A coalition of environmental groups has filed a lawsuit to jettison a federal plan that would allow oil and gas drilling on public lands in southwestern Colorado.
The six western U.S. groups filed the lawsuit against the Department of Interior’s Bureau of Land Management (BLM) in U.S. District Court in Denver. The plaintiffs claim that an expansion of oil and gas drilling on Colorado’s Western Slope ignores environmental threats and would endanger Gunnison sage grouse.
The BLM “failed to take a hard look at impacts affecting the survival and recovery of the threatened Gunnison sage grouse and its habitat” and “failed to define and take action to prevent unnecessary and undue degradation of the lands, particularly in the context of climate impacts,” the environmental groups claim in the lawsuit.
At issue is the updated Uncompahgre Field Office Resource Management Plan (RMP), released in April. The RMPserves as a guide for energy development and mining over the next two decades on 1.7 million acres, including one million acres of subsurface minerals and nearly 750,000 surface acres. The RMP would allow drilling on more than half of the public lands. Coal mining would be permitted on another 371,000 acres.
The region spans the northwestern San Juan Mountains, several rivers, the towns of Ouray, Telluride, Montrose and Paonia, and the agriculture-rich North Fork Valley.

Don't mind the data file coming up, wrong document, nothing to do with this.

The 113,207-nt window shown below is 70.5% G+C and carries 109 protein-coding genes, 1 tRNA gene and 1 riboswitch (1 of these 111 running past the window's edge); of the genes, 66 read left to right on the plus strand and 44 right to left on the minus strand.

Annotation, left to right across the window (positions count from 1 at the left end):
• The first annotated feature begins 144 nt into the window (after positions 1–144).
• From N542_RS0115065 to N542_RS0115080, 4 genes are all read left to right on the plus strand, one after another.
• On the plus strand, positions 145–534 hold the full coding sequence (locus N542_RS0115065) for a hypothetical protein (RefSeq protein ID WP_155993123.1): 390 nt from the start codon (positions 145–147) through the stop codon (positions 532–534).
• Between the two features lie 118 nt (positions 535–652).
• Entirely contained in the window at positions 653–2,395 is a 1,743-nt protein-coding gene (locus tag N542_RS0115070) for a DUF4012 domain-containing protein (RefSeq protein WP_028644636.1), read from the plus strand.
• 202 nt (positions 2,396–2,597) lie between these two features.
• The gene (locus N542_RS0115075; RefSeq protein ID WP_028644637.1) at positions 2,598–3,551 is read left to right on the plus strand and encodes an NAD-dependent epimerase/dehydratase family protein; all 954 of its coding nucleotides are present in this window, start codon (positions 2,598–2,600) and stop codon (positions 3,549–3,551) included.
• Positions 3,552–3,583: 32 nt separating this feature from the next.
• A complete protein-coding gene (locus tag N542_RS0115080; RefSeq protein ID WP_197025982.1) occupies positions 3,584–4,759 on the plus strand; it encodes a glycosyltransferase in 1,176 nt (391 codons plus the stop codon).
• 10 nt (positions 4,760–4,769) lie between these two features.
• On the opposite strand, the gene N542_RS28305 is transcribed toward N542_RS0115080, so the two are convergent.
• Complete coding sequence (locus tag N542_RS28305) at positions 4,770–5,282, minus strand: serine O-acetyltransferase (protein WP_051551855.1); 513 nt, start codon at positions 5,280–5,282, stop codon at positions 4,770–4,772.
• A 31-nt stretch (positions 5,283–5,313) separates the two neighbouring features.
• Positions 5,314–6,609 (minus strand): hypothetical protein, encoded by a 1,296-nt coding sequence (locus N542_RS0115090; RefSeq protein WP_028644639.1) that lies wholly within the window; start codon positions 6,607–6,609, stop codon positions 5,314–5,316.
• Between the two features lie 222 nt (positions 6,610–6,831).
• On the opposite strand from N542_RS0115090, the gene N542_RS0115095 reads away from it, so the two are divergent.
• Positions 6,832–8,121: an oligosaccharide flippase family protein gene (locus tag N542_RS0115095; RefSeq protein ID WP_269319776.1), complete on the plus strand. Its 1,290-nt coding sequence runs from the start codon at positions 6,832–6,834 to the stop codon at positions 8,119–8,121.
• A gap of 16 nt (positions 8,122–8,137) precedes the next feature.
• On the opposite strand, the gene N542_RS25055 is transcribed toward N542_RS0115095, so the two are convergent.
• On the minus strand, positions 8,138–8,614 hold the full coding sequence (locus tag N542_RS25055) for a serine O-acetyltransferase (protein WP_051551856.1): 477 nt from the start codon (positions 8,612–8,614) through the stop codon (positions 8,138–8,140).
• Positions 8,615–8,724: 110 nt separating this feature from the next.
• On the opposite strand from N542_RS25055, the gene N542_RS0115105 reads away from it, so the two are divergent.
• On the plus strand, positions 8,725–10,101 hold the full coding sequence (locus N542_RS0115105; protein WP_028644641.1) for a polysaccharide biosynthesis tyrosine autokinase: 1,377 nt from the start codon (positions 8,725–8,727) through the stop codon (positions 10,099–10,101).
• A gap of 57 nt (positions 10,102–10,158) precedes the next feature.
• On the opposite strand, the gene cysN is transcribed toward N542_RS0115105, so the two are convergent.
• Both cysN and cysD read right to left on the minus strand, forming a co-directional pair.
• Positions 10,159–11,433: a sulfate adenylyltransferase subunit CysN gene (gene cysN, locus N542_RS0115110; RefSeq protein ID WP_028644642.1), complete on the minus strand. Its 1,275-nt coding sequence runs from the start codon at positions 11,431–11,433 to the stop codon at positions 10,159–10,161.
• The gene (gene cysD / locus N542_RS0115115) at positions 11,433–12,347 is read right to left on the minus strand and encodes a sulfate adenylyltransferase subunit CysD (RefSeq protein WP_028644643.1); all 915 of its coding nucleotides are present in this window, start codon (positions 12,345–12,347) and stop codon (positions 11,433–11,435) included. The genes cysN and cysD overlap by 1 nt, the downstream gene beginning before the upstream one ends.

BLM said it does not comment on pending litigation. When it released the updated plan in April, however, the agency said it “incorporates a balanced level of protection, restoration, enhancement, and use of resources to meet natural resource management objectives and the needs of local communities.” It estimated that the RMP could generate 950 jobs and grow the regional economy’s output by $2.5 billion.
The agency also said that the RMP includes extensive mitigation requirements for surface impacts to animals such as elk and deer, and it prevents surface occupancy on 30,000 acres of habitat near rivers and streams. BLM said it addressed concerns of Colorado Gov. Jared Polis, environmentalists and residents.
BLM intends to “move forward in a way that balances use, resources and conservation stewardship,” the agency’s Greg Larson, Uncompahgre field manager, said at the time. “Our partners and stakeholders were integral in this effort, and the BLM will continue to work hand in hand with them to support local economies while maintaining the quality of life and recreational opportunities we all enjoy.”
In their lawsuit, however, the groups claim that BLM did not do enough. They alleged that the expanded drilling would hasten climate change and impede on endangered species, including the razorback sucker, greenback cutthroat trout and, most notably, Gunnison sage grouse, which live only in Western Colorado and Utah. The government designated the grouse as threatened in 2014, following years of rapid decline.
“The Gunnison sage grouse is presently experiencing catastrophic declines range-wide,” said attorney Talasi Brooks, who represents one plaintiff, the Western Watersheds Project. “The plan’s business-as-usual approach falls far short of the urgent action required to preserve this species from the effects of rampant livestock grazing and oil and gas development.”
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